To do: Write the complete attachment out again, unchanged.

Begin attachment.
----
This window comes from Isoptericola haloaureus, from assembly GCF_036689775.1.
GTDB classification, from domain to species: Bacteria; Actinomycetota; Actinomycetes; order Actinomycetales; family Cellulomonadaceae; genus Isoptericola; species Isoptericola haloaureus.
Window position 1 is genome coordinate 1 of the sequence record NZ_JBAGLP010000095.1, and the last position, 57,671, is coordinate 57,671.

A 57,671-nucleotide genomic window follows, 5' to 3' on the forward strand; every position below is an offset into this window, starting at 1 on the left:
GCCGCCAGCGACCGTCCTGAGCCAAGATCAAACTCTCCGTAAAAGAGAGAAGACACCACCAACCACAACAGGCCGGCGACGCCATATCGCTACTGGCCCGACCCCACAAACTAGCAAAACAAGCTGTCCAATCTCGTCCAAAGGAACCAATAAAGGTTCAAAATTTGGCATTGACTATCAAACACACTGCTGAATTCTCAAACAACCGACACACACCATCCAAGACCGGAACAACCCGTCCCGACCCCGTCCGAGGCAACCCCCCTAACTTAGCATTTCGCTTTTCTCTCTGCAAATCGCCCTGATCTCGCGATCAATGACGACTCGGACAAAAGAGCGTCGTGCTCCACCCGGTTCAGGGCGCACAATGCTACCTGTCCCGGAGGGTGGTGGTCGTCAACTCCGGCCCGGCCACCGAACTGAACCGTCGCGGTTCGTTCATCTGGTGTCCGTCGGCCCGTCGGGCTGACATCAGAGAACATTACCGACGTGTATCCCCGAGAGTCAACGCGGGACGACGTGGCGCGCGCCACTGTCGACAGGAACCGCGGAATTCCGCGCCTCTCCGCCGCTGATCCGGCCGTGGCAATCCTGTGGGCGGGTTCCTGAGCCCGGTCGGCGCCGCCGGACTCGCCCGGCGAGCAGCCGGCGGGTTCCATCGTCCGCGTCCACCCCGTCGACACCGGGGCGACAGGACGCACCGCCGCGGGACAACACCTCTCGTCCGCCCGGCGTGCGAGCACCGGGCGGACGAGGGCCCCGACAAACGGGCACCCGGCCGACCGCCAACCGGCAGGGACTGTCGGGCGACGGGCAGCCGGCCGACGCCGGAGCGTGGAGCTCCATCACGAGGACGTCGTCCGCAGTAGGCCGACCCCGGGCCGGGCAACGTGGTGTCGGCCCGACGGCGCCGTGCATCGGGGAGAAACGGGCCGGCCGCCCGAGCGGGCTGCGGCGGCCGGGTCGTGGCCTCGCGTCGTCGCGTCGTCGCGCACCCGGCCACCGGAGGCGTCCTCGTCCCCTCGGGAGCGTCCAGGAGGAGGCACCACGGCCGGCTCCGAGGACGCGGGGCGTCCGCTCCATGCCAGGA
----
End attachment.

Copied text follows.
This window comes from Isoptericola haloaureus, from assembly GCF_036689775.1.
GTDB classification, from domain to species: Bacteria; Actinomycetota; Actinomycetes; order Actinomycetales; family Cellulomonadaceae; genus Isoptericola; species Isoptericola haloaureus.
Window position 1 is genome coordinate 1 of the sequence record NZ_JBAGLP010000095.1, and the last position, 57,671, is coordinate 57,671.

A 57,671-nucleotide genomic window follows, 5' to 3' on the forward strand; every position below is an offset into this window, starting at 1 on the left:
GCCGCCAGCGACCGTCCTGAGCCAAGATCAAACTCTCCGTAAAAGAGAGAAGACACCACCAACCACAACAGGCCGGCGACGCCATATCGCTACTGGCCCGACCCCACAAACTAGCAAAACAAGCTGTCCAATCTCGTCCAAAGGAACCAATAAAGGTTCAAAATTTGGCATTGACTATCAAACACACTGCTGAATTCTCAAACAACCGACACACACCATCCAAGACCGGAACAACCCGTCCCGACCCCGTCCGAGGCAACCCCCCTAACTTAGCATTTCGCTTTTCTCTCTGCAAATCGCCCTGATCTCGCGATCAATGACGACTCGGACAAAAGAGCGTCGTGCTCCACCCGGTTCAGGGCGCACAATGCTACCTGTCCCGGAGGGTGGTGGTCGTCAACTCCGGCCCGGCCACCGAACTGAACCGTCGCGGTTCGTTCATCTGGTGTCCGTCGGCCCGTCGGGCTGACATCAGAGAACATTACCGACGTGTATCCCCGAGAGTCAACGCGGGACGACGTGGCGCGCGCCACTGTCGACAGGAACCGCGGAATTCCGCGCCTCTCCGCCGCTGATCCGGCCGTGGCAATCCTGTGGGCGGGTTCCTGAGCCCGGTCGGCGCCGCCGGACTCGCCCGGCGAGCAGCCGGCGGGTTCCATCGTCCGCGTCCACCCCGTCGACACCGGGGCGACAGGACGCACCGCCGCGGGACAACACCTCTCGTCCGCCCGGCGTGCGAGCACCGGGCGGACGAGGGCCCCGACAAACGGGCACCCGGCCGACCGCCAACCGGCAGGGACTGTCGGGCGACGGGCAGCCGGCCGACGCCGGAGCGTGGAGCTCCATCACGAGGACGTCGTCCGCAGTAGGCCGACCCCGGGCCGGGCAACGTGGTGTCGGCCCGACGGCGCCGTGCATCGGGGAGAAACGGGCCGGCCGCCCGAGCGGGCTGCGGCGGCCGGGTCGTGGCCTCGCGTCGTCGCGTCGTCGCGCACCCGGCCACCGGAGGCGTCCTCGTCCCCTCGGGAGCGTCCAGGAGGAGGCACCACGGCCGGCTCCGAGGACGCGGGGCGTCCGCTCCATGCCAGGA